E.g., at 2003 Skate America Michael Weiss executed a 3T+3T combination (probably planned as 4T) followed by a downgraded quad toe. All appeared as 3T in the protocol. The way the computer program was written at the time, this meant that the quad earned 0 points.

(He also followed that up with a 3A+3T combination that earned no points for that officially fourth actually third 3T in the program, but did earn points for the axel.)
I think something similar happened to him at Trophee Lalique that year, but I can't find either the protocol or the performance online.)

The ISU realized throwing out downgraded quads completely because they "repeated" a triple from the same takeoff was not what they had intended, so they rewrote the rule and the programming. Specifically, they introduced the < symbol to the intended jump to indicate a downgrade instead of calling the lower revolution jump. That way, a downgraded quad would no longer count against the allowed repeats of the triple from the same takeoff.
(The distinction between << downgrades and < underrotations wasn't introduced until several years later, to address a different problem.)

At 2005 Worlds, Irina Slutskaya executed three triple loops in her freeskate: 3Lz+3Lo combo, solo 3Lo, and later a 3Lo*+2Lo combo. The last 3Lo was asterisked and she earned points only for the 2Lo (similar to what had happened with Weiss's 3A+3T* a year and a half earlier).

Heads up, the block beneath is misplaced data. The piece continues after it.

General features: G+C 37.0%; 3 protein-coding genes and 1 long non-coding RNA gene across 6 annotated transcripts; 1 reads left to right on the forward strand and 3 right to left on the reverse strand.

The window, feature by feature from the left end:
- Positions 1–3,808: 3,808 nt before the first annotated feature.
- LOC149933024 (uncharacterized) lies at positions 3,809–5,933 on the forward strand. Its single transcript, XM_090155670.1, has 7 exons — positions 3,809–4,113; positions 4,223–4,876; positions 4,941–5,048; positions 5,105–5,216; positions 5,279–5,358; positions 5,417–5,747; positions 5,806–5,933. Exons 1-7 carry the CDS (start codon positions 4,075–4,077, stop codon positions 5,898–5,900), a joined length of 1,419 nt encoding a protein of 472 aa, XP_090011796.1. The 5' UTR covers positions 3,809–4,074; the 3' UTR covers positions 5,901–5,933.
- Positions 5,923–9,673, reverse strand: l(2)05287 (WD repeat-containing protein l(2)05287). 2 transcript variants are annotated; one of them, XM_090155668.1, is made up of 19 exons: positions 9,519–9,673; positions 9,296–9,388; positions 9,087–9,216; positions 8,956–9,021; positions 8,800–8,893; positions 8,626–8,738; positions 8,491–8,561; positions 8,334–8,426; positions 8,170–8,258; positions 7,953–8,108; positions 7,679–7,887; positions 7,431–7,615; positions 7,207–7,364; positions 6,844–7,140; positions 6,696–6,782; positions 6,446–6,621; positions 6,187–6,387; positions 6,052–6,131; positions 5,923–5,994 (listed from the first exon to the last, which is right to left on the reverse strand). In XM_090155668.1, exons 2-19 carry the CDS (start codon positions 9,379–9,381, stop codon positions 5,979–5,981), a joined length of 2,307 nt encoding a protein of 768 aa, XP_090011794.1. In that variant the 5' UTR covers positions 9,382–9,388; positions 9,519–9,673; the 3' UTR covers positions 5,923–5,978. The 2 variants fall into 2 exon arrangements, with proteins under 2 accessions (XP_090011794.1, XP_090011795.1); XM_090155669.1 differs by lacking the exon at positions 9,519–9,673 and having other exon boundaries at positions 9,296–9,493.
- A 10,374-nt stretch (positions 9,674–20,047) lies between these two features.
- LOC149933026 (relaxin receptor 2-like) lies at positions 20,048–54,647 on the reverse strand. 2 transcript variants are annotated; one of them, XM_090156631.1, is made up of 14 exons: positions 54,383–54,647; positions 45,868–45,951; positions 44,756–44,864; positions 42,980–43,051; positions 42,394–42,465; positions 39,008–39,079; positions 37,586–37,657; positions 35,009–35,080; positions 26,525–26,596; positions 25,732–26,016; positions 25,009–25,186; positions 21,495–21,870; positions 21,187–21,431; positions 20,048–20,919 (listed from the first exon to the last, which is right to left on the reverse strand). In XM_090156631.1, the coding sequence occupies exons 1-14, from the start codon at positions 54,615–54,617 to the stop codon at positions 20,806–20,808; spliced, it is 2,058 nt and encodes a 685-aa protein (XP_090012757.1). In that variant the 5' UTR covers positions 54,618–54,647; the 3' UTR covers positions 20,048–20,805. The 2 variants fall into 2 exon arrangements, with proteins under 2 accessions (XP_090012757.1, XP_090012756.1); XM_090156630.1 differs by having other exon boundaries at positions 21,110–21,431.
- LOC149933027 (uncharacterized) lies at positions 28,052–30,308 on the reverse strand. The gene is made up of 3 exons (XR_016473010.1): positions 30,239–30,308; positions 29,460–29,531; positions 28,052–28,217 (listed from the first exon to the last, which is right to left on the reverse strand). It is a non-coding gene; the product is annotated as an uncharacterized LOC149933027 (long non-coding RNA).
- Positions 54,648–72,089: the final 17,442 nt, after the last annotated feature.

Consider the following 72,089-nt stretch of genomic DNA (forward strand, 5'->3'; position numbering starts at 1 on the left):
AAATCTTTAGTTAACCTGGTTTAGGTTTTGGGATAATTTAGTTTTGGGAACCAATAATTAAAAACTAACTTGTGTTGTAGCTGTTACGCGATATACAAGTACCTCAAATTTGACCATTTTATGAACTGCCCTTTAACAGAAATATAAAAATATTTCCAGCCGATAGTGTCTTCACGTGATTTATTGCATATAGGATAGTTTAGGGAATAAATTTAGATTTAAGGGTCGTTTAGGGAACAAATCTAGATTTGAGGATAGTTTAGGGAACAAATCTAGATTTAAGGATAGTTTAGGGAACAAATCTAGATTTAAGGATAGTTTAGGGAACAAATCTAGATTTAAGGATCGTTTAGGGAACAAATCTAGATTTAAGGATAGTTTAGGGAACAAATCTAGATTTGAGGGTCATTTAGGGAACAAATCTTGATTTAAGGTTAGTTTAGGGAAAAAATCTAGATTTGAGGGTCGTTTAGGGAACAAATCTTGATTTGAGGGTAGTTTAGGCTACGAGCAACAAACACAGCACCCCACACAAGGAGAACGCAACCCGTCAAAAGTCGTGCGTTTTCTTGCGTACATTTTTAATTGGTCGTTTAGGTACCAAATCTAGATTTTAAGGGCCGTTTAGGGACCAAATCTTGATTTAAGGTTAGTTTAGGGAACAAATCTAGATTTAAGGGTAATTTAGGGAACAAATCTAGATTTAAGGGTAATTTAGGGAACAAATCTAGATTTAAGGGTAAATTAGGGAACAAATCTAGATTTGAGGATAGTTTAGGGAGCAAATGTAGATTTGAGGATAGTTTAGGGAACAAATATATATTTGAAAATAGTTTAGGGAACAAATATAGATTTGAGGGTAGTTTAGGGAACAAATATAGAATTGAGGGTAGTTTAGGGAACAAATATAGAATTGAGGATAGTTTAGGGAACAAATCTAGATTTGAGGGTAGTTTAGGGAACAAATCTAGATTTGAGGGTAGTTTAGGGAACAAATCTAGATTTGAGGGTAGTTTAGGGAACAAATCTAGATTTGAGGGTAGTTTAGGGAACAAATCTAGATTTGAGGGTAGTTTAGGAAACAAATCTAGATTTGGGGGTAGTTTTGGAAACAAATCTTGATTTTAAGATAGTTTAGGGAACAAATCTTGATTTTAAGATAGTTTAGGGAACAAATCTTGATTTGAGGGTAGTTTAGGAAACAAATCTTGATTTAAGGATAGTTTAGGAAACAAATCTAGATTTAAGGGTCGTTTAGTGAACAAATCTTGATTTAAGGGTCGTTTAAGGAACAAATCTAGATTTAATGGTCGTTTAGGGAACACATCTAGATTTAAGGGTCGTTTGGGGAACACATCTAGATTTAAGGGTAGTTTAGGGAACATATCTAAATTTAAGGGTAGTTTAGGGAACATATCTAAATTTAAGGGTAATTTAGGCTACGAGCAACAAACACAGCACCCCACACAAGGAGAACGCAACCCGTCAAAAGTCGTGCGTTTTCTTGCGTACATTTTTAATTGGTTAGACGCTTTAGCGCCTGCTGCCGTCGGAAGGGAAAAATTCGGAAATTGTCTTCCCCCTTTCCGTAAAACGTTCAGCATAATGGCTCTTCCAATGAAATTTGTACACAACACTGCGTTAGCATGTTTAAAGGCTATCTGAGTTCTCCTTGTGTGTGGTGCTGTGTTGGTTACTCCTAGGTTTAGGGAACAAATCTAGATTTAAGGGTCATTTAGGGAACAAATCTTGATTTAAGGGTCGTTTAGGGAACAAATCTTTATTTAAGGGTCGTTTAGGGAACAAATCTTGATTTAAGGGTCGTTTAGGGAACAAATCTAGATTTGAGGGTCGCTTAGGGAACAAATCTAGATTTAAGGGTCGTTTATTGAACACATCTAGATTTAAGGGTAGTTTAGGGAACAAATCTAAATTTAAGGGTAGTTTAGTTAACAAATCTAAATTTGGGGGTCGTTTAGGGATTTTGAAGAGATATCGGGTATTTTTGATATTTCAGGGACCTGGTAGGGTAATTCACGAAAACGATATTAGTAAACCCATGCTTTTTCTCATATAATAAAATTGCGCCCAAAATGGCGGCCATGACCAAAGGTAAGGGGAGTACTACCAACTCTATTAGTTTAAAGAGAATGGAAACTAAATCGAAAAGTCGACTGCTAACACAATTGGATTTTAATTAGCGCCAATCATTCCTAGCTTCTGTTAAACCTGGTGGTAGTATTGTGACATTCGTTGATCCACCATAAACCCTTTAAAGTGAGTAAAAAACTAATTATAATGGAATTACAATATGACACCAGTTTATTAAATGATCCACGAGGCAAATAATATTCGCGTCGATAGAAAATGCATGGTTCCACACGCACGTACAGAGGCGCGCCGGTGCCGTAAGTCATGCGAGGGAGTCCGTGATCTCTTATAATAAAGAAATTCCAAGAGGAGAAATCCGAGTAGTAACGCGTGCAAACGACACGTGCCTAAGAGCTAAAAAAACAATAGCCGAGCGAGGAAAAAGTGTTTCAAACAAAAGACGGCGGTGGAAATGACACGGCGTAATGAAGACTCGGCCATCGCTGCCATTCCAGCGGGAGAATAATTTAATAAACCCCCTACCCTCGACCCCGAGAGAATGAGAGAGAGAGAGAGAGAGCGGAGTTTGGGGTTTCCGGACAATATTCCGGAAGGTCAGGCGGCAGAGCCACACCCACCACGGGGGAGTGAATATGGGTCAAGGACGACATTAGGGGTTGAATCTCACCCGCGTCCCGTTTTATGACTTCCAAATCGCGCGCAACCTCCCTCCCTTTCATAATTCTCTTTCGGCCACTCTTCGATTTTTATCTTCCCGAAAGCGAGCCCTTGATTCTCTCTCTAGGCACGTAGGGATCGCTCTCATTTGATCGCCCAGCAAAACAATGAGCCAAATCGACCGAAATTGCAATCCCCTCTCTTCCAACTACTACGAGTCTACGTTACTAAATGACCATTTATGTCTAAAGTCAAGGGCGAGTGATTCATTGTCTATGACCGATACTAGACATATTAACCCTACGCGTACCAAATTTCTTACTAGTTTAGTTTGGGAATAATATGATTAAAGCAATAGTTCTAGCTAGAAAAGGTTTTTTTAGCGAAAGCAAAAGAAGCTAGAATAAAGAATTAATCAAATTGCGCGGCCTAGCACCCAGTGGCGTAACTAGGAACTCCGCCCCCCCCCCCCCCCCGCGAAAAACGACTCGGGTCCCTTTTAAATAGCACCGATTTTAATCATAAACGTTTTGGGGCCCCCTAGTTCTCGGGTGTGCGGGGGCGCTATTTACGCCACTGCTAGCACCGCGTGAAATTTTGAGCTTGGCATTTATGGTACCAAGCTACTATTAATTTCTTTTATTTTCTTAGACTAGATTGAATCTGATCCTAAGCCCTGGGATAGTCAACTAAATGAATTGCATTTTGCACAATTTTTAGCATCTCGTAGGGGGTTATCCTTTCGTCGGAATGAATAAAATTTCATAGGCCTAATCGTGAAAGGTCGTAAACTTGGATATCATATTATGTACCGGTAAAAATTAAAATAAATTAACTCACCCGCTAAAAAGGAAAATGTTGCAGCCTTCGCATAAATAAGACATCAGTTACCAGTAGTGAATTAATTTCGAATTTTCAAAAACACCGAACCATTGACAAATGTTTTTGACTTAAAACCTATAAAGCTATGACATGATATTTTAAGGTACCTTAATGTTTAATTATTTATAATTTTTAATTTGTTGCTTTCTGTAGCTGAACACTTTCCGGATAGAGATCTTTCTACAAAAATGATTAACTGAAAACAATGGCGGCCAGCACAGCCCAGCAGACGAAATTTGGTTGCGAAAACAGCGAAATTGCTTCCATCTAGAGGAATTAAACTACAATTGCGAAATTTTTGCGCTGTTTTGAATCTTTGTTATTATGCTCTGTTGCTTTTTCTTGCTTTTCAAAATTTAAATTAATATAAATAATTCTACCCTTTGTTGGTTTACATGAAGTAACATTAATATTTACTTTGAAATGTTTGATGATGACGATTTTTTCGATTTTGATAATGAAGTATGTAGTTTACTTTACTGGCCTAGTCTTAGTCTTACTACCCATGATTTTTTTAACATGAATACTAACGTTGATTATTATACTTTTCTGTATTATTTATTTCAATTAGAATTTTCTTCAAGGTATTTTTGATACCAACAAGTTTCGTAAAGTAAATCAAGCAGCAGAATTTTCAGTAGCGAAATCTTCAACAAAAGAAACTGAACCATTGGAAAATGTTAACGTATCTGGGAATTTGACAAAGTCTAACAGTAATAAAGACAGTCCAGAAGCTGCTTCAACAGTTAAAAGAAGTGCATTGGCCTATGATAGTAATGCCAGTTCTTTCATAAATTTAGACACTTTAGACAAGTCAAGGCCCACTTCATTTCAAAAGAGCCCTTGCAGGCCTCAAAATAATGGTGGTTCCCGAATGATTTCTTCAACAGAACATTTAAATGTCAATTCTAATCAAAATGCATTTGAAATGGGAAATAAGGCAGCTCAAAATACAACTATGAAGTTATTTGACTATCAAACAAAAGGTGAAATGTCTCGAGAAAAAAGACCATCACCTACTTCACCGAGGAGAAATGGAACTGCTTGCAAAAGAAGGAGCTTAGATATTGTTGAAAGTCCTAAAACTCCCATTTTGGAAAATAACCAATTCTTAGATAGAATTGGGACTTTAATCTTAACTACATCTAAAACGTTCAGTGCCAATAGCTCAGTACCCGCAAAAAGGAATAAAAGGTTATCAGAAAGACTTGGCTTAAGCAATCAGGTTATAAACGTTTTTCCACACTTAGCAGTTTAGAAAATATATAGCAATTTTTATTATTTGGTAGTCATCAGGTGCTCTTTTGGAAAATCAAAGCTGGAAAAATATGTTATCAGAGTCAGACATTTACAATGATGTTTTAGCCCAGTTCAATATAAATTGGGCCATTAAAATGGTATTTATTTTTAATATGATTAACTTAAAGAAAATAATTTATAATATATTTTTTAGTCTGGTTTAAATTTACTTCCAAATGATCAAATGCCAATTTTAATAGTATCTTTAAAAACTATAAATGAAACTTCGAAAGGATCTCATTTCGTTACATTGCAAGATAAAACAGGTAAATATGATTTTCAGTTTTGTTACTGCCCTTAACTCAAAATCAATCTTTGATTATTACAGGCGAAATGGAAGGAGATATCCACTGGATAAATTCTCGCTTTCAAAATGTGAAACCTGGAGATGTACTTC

That seemed to me and many others like a reasonable way to handle such an occurrence. But the ISU decided, on purpose, to rewrite the rule and the programming so that in such cases the whole element earned no points. Eventually they saw the error of their ways and changed the rule again a few years ago so that only the extra repeated jump was thrown out and not the rest of the combination.

There were also changes in how repeated jumps without combinations were handled in IJS, originally being called as +SEQ, earning 80% of base value, and filling one of the three combo/sequence slots, and later being called as +REP with 70% base value and not counting against the number of allowed combos/sequences.